Wherein C&I’s food and drink editor recommends dishes, desserts, and drinks created (or perfected) in the Lone Star State.
As the food and drink editor of this fine magazine, I spend a lot of time traveling across the West. This year, I’ve hit Denver; San Diego; a bunch of places in New Mexico, where my family has a get-away-from-it-all cabin in the Sacramento Mountains; and many other plots of soil and sidewalk this side of the Mississippi.
It shouldn’t come as a surprise, however, that the majority of my regional treks are within Texas, the state that C&I and I call home. Two weeks ago, I was in Houston to eat barbecue. I’ve made several trips to San Antonio with the requisite stops at Cured — where chef and co-owner Steven McHugh continues to innovate within the restrictions of seasonality and locality — and Ray’s Drive Inn. The Westside institution is home to my favorite puffy tacos.
C&I contributing photographer Robert Strickland, our mutual friend Jon, and I spent five days traveling to and from the Lower Rio Grande Valley, where barbacoa is king. On the way back to Dallas, we made a pit stop at Davila’s BBQ in Seguin. For Father’s Day, my wife, a native Texan, took me to dinner at Comedor, a newish Austin restaurant that's serving cutting-edge modern Mexican. That meal, which began with a bottle of mezcal, was a stunning three-hour, 10-course feast that Mrs. Ralat declared one of the best meals of her life and left me reevaluating modern Mexican cuisine in Texas.
Texas restaurants and home kitchens are happy places for me. It’s where I hear the stories of the people behind the food and continually acquaint myself with the food of our great state, be they traditional iterations, dishes that might be new spins on old favorites, dishes unique to the establishment, or area specialties such as those that make up the Texas table, which I’ve listed below.
Concha (a breakfast pastry that works great as burger bun)
Kolache (or is it kolach?)
Chips and Salsa (state snack)
Chile con Queso (we have a recipe for you, right this way)
Chili (state dish)
Smoked Brisket (barbecue in general — that includes barbacoa)
Fajitas (click on the chile con queso link for a power combo of Texas eats)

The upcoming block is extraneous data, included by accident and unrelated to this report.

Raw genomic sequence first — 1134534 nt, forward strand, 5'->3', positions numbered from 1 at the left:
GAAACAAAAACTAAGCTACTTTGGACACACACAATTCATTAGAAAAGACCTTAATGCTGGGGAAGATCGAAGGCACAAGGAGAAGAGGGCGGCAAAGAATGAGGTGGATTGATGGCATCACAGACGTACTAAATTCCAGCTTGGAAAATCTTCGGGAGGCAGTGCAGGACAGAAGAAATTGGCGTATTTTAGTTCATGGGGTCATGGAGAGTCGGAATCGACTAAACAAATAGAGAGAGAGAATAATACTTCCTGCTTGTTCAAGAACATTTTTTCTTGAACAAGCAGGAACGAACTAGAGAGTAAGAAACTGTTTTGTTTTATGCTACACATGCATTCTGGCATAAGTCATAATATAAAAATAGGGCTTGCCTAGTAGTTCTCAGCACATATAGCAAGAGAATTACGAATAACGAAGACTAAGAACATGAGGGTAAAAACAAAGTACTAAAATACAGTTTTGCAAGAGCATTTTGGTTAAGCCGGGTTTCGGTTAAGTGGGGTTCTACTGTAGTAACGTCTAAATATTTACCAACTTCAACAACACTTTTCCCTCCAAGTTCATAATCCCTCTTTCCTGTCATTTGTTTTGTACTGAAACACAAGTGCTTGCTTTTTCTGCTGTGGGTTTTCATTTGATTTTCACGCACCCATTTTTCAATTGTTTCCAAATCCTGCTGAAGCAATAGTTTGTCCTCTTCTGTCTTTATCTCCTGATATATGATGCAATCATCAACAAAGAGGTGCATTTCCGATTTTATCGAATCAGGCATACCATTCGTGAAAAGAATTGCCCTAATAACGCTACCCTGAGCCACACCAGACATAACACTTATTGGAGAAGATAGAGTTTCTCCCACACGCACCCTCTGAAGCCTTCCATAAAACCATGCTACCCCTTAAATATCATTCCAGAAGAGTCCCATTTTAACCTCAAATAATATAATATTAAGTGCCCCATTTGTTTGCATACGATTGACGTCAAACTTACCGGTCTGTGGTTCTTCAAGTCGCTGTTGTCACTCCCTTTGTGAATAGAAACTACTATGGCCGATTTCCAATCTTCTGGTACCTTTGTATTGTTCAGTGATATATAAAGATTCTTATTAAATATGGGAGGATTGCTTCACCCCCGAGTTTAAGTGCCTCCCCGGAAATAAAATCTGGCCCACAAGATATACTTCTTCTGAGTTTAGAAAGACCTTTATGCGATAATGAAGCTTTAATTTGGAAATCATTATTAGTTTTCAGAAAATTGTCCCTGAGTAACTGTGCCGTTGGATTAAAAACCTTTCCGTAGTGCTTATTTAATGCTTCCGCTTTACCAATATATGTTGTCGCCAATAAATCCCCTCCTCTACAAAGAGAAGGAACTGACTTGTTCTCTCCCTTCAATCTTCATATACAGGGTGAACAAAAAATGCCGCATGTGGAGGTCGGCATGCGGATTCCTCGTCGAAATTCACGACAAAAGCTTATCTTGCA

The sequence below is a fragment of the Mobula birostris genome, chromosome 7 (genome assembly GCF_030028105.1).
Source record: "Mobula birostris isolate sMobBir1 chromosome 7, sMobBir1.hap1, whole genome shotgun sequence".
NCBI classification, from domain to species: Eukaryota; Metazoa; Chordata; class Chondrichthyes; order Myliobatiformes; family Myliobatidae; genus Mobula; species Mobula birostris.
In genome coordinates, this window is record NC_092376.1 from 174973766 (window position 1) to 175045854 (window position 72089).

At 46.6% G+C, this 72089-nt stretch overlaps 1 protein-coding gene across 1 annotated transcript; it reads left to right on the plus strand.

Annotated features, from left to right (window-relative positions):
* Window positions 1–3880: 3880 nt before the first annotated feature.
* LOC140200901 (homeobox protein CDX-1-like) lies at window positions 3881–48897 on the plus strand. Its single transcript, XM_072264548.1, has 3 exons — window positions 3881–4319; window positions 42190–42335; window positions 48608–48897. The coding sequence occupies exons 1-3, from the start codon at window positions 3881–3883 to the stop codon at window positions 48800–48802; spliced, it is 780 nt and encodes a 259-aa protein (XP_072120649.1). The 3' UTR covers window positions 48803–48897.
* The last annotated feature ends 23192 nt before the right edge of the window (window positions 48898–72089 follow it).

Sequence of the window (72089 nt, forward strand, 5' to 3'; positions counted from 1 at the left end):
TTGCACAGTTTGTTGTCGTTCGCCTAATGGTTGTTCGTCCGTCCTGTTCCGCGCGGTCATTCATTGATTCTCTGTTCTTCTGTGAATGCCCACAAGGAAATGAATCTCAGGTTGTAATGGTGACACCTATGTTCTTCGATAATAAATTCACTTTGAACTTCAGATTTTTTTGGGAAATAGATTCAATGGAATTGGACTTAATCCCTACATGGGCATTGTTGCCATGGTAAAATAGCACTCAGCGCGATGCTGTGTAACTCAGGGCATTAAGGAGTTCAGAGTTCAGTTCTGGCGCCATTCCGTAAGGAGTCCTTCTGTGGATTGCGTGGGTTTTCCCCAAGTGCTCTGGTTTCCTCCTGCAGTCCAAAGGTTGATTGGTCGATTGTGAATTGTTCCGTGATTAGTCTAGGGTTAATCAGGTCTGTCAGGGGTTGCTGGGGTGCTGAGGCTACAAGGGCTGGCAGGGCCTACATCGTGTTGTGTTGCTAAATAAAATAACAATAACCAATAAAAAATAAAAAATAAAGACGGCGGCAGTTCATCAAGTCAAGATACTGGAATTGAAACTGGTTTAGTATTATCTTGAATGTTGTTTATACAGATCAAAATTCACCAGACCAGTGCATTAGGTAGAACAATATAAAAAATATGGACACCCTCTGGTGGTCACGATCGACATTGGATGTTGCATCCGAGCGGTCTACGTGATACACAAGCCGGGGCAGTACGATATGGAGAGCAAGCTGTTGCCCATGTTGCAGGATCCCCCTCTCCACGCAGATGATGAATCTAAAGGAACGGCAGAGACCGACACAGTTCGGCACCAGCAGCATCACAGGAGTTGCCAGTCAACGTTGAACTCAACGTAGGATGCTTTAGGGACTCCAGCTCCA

San Antonio-Style Puffy Taco
Frozen Margarita (a Dallas original)
Texas Red Grapefruit (state fruit)
Pecan Pie (we got a recipe for that too!)
Blue Bell Ice Cream
Rivertop Frozen Margarita
1½ ounces tequila
½ ounce triple sec
1 ounce agave nectar
1 ounce lime juice
Place in blender. Blend. Pour into glass and garnish with fruit.
Chipotle Beef Fajita Queso
(Makes 6 – 8 servings)
3 canned chipotle chiles in adobo sauce
2 tablespoons fresh cilantro
2 cloves garlic
¼ cup fresh lime juice
¼ cup olive oil
1 teaspoon kosher salt
½ teaspoon black pepper
½ teaspoon ground cumin
1 pound skirt steak
2 tablespoons unsalted butter
¼ cup diced yellow onion
2 jalapeños, seeded and diced
2 tablespoons cornstarch
1 cup half-and-half
1 cup water
1 pound yellow American cheese, shredded
Guacamole, for topping
Pico de Gallo, for topping
Tortilla Chips, for serving
Place the chipotles, cilantro, garlic, lime juice, olive oil, salt, black pepper, and cumin in a blender or food processor and blend until smooth to make a marinade. Reserve 1 tablespoon for the queso.
Place the steak in a bowl and add the rest of the marinade. Cover and refrigerate for 1 – 2 hours, turning the steak a couple of times. (Don’t marinate longer than 2 hours or the texture will begin to get mushy.)
While the steak is marinating, in a medium saucepan, warm the butter with the reserved 1 tablespoon marinade over medium-low heat. Add the onion and jalapeños and cook, stirring occasionally, until softened, about 5 minutes. Whisk together the cornstarch, half-and-half, and water until well combined, then pour into the pan. Bring to a simmer, stirring constantly, and cook for a couple of minutes, until the mixture begins to thicken. Add the cheese, turn down the heat to low, and cook, stirring, until the cheese has melted. Add salt to taste. Cover and turn off the heat.
After the steak has marinated, position a rack about 4 inches from the upper heating element and place a large, broiler-safe skillet on the rack. Preheat the broiler and skillet for 10 minutes.
With a paper towel, wipe the marinade from the steak, pat the steak dry, and cut it in half so it will fit in the skillet. Carefully remove the hot skillet from the oven and lay the steak in the skillet. Broil the steak, turning once, until nicely charred on both sides, 6 – 8 minutes for medium-rare or 10 – 12 minutes for medium. Transfer the steak to a cutting board, cover, and let rest for 10 minutes. Meanwhile, reheat the queso over low heat, stirring occasionally.
Slice the steak against the grain, then cut the slices into ½-inch cubes. Transfer the queso to a serving bowl, a small slow cooker, or a chafing dish over a flame. Top the queso with the steak and spoon on guacamole and pico de gallo. Serve warm with tortilla chips
Chipotle Beef Fajita Queso recipe edited and excerpted with permission from Queso!: Regional Recipes for the World's Favorite Chile-Cheese Dip by Lisa Fain (Ten Speed Press, 2017). Purchase the book at Amazon.com. Photography: Courtesy Ten Speed Press. Recipe originally published in the October 2018 Taste of the West issue.
Photography: (barbecue) Robert Strickland, (margarita) Courtesy Rivertop Grill, J.W. Marriott Hill Country Resort & Spa
From the July 2019 issue.